8. This last Saturday we rescued our new Border Collie, Kimi. Kimi's 3 and has come from a previous family home with another, older, collie and three kids. Our house on the other hand, is just me and my husband, and our cat Sam (also a rescue, also 3, but we got him 2 years ago and he was a stray before that). Kimi was good as gold the first couple of days and actually seemed to completely contradict a lot of the advice that I'd found doing research beforehand on rescue dogs - he's very friendly and has already started claiming our laps whenever we sit down on the sofa, and he seems completely chilled out on walks - he gets on well with all other dogs so far and doesn't seem bothered around crowds of people. We've separated off our kitchen and living room as 'Kimi's spot' so that the cat has the run of the rest of the house, as we didn't want him to feel too uprooted (we're working on introducing them, but at the moment they're kept completely separate). The first night, Kimi went to bed in the kitchen and slept through til about 7am no problems. The second night, he went to bed in the kitchen but must have managed to open the sliding doors and get into the living room but again, only woke us up at 7am ish. Last night, he got into the living room again and then barked through the night - from midnight onwards. I think he stopped for a couple of hours at one point, but then he was going again up until I got up at 6:30 to let him out and feed him his breakfast (I tried to time it in between barks, so that he didn't see me as coming in response to his barking). I then popped back upstairs to get dressed for the morning dog walk and he was barking again within minutes. The barks weren't non stop but they were consistent, and they ranged from a sort of normal pitch bark to more of a high pitched yip. He didn't howl at any point though. While my husband popped downstairs at midnight just to double check he didn't need to go out, we ignored him the rest of the time as I was concerned that if we responded he'd see it as encouragement/success - we didn't acknowledge the barking at all. (We are completely exhausted today though!) Some other points that may or not be relevant - we don't have curtains in our front room, but we do live in a very quiet cul de sac. He didn't destroy or chew anything other than some pawing at the door - he also didn't wee or poo inside. We haven't yet been able to find a toy that he likes to chew/cuddle, so he wouldn't really have had anything to distract himself with (we're paying a visit to Pets at home tonight to try a few more things). Exercise wise, since we got him the routine has been one 45-60 minute walk in the morning in the local park (on retractable lead) along with some en route training e.g. getting him to come and sit when he gets too far ahead/when we're coming up to a crossing. He then gets a 60-90 minute walk (around 5-6pm) including at least 20 mins off-lead running about and playing fetch/doggy ping pong. Then we do 10-20 mins of indoor training/sniffing out treats in the evening with one last 15 minute walk to let him go to the toilet before bedtime at around 10:30. Basically - I'm just looking for some advice. Does it sound like he needs more exercise/stimulation? Do we need to find him something that he likes to occupy him e.g. frozen kong/chew? Do we need to get curtains? Is it just a change in routine and we need to wait out the next few nights and not respond to the barking? I don't know if it can be SA as he doesn't seem particularly bothered to be left during the day - when my husband popped back at lunch today to double check he was snoozing on the sofa quite happily. Unfortunately, having him in the bedroom isn't an option as we don't want to take yet another space away from the cat - at least not until (if) they get used to being in the same room peacefully.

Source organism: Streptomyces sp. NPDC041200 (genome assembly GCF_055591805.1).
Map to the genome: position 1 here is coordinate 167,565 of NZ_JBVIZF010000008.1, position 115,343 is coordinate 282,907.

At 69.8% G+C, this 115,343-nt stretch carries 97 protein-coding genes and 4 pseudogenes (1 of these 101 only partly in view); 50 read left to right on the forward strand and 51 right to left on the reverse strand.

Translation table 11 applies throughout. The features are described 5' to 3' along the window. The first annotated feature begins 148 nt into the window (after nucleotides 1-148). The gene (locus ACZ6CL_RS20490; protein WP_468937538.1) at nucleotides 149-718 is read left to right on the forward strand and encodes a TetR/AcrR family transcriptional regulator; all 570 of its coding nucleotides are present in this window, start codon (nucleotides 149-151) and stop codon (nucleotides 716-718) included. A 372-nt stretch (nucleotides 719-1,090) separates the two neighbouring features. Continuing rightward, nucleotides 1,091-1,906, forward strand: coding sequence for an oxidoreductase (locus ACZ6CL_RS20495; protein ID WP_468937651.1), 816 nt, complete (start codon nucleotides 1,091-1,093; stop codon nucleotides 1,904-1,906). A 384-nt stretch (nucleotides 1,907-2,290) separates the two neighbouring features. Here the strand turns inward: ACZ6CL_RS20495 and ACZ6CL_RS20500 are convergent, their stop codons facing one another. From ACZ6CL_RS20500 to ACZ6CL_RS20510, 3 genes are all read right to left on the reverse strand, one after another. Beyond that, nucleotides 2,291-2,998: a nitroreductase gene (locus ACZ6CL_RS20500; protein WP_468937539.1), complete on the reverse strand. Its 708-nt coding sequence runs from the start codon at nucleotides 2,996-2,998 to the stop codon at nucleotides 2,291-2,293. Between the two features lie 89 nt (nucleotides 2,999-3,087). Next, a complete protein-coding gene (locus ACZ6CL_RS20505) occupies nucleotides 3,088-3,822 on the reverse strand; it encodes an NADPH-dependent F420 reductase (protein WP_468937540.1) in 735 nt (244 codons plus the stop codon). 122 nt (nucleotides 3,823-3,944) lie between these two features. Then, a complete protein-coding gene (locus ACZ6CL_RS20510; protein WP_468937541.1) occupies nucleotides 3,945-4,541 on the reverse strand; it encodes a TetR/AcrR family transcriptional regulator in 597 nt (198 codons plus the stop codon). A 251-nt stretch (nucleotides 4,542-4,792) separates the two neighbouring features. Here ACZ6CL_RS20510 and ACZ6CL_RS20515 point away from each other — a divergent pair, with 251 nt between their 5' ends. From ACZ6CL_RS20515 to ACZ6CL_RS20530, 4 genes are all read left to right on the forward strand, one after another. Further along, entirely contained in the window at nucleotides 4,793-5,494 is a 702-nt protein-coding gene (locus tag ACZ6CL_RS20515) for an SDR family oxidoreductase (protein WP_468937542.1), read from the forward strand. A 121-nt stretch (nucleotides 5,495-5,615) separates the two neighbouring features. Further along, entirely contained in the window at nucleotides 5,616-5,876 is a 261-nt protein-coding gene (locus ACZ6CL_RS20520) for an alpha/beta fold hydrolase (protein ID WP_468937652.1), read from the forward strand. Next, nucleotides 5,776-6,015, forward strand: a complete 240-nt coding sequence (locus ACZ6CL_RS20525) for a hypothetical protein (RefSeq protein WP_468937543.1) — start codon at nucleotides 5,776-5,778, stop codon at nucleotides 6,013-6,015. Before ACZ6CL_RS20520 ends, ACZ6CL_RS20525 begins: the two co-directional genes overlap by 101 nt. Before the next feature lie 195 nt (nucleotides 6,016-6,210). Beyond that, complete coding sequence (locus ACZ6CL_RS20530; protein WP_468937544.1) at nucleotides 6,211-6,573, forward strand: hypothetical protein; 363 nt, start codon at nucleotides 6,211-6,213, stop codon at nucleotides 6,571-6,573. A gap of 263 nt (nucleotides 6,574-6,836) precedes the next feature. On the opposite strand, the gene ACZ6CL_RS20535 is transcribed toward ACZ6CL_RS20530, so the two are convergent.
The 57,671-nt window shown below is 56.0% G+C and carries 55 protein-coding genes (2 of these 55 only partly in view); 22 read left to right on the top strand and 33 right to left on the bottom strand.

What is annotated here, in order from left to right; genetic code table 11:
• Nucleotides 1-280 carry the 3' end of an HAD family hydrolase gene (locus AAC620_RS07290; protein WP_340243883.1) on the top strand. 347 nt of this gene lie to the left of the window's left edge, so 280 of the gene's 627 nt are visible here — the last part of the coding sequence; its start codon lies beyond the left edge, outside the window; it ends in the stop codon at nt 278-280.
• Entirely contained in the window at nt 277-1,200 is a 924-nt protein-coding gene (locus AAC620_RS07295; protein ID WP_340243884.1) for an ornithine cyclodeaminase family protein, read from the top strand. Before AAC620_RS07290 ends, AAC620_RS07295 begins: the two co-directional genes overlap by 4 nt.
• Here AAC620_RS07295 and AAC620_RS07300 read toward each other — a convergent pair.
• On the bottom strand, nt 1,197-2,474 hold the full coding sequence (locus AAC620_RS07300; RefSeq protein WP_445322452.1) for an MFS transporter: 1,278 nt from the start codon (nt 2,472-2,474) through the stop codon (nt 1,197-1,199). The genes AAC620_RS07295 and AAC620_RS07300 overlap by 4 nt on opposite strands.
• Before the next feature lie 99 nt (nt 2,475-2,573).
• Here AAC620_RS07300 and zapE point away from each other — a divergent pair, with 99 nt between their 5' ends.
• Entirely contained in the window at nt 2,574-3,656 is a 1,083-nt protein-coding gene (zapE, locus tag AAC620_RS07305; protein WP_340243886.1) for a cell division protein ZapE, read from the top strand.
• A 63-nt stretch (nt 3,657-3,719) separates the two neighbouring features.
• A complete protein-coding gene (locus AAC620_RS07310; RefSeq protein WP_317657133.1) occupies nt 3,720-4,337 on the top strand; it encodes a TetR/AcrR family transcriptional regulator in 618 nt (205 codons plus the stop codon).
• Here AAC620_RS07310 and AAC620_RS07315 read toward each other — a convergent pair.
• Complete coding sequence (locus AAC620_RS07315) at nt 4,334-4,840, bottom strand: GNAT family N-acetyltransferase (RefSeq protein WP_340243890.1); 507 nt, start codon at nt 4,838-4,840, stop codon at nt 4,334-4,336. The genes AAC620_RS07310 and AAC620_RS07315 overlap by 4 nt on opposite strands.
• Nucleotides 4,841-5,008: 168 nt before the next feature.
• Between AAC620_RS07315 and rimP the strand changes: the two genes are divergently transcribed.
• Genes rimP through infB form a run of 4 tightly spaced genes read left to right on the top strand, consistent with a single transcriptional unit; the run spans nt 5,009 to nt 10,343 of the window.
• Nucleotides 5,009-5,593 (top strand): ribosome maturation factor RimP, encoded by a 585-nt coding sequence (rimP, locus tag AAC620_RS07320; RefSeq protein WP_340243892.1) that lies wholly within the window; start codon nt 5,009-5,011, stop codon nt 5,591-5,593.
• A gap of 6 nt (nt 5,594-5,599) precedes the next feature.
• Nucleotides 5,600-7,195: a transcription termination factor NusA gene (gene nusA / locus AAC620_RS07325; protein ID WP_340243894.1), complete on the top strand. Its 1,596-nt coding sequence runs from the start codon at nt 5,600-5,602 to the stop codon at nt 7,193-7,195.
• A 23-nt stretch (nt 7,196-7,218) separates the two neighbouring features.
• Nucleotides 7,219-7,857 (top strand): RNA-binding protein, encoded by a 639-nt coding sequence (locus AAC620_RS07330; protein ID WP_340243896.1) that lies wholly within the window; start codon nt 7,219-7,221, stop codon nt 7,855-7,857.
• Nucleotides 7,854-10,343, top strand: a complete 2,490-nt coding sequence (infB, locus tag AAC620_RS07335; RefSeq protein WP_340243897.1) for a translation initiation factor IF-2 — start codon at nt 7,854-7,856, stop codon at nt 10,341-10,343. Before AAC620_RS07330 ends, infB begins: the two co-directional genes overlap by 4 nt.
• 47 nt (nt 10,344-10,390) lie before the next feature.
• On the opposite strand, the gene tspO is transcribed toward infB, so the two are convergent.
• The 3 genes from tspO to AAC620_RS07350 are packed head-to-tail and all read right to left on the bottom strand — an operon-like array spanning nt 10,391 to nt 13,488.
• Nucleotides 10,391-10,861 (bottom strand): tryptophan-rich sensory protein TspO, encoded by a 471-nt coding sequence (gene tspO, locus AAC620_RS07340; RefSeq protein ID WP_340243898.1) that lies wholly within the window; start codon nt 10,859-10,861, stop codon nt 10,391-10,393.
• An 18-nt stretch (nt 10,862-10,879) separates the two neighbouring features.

9. Hi, I'm new to this forum. I adopted a Border Collie in April, 2017. He's a year old. I just had a question about yipping. I've never heard a dog yip like this one does. He has a low bark (like a normal bark) but rarely ever uses it. When he gets excited, he yips like a coyote. It's high pitched and sounds like he's being tortured. He yips if he sees another dog that he thinks he may be able to play with or when he knows we're going to play ball outside or if we're going on a hike in the woods. Is this something that's common in border collies ? I'm dealing with it by stopping the walk (or whatever) and getting him to calm down and be quiet, then he gets a treat and we continue. He's starting to get it but it's a slow go. Any other advice out there ?
  10. Hello everyone! Im new to the boards and wanted to introduce myself and my sweet 16 week old Border Collie. My name is Kari and I live in Scottsdale, Arizona. I recently adopted my very first dog, a now 16 week old black and white Border Collie named Regal. I had always wanted a dog, and as soon as I graduated with a bachelors degree, leaving me with a lot of free time other than work (I was working full time as an underwriter while going full time to ASU) I began doing a lot of research and decided this would be the best fit for me. I am very active and wanted a dog that has a lot of energy and intelligence. I have read many topics and posts on these boards and they have helped immensely. As this is my first dog, I have been all sorts of clueless. I want to give Regal the best possible life, and want an opinion from some of you members on here. How can I best correct car barking? I need to take Regal with me in the car several times a week and when there is traffic she seems to become very stressed out. Im not sure if she picks up on my stress or if she is afraid of all the close cars and the sudden stop and go. When there is no traffic she happily lays down and sleeps or chews on a Kong/bone, but when there is traffic she barks, growls with her ears back, shows her teeth and will not sit still. I have her harnessed on my front seat for her safety, as the back seat of my car is not an option; I drive a very small coup. How can I make these car rides less stressful for her? I do not raise my voice and I ignore her when she is barking, I have also tried giving her toys and treats to try and redirect her attention, while praising her for being quiet or laying down. Any help is greatly appreciated!